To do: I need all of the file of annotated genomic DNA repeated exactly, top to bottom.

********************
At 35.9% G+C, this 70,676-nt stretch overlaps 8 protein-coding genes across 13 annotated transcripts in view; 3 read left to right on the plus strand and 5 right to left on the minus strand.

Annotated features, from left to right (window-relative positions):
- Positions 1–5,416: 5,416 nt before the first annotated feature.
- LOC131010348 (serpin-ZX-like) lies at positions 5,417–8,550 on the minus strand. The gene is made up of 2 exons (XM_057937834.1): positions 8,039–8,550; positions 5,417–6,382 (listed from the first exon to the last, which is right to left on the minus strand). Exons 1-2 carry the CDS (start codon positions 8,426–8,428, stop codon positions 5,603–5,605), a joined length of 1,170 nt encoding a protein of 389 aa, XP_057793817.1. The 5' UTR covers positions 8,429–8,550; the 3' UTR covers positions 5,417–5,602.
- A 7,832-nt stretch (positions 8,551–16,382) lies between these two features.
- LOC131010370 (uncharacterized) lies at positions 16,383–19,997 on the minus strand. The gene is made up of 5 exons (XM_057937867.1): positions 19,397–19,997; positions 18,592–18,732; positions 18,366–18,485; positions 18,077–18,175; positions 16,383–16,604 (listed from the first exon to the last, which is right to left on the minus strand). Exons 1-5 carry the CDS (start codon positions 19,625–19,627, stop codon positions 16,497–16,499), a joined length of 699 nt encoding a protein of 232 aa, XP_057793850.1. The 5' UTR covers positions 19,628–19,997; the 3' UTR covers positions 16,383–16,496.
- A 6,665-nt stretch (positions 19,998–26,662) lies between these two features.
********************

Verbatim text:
At 35.9% G+C, this 70,676-nt stretch overlaps 8 protein-coding genes across 13 annotated transcripts in view; 3 read left to right on the plus strand and 5 right to left on the minus strand.

Annotated features, from left to right (window-relative positions):
- Positions 1–5,416: 5,416 nt before the first annotated feature.
- LOC131010348 (serpin-ZX-like) lies at positions 5,417–8,550 on the minus strand. The gene is made up of 2 exons (XM_057937834.1): positions 8,039–8,550; positions 5,417–6,382 (listed from the first exon to the last, which is right to left on the minus strand). Exons 1-2 carry the CDS (start codon positions 8,426–8,428, stop codon positions 5,603–5,605), a joined length of 1,170 nt encoding a protein of 389 aa, XP_057793817.1. The 5' UTR covers positions 8,429–8,550; the 3' UTR covers positions 5,417–5,602.
- A 7,832-nt stretch (positions 8,551–16,382) lies between these two features.
- LOC131010370 (uncharacterized) lies at positions 16,383–19,997 on the minus strand. The gene is made up of 5 exons (XM_057937867.1): positions 19,397–19,997; positions 18,592–18,732; positions 18,366–18,485; positions 18,077–18,175; positions 16,383–16,604 (listed from the first exon to the last, which is right to left on the minus strand). Exons 1-5 carry the CDS (start codon positions 19,625–19,627, stop codon positions 16,497–16,499), a joined length of 699 nt encoding a protein of 232 aa, XP_057793850.1. The 5' UTR covers positions 19,628–19,997; the 3' UTR covers positions 16,383–16,496.
- A 6,665-nt stretch (positions 19,998–26,662) lies between these two features.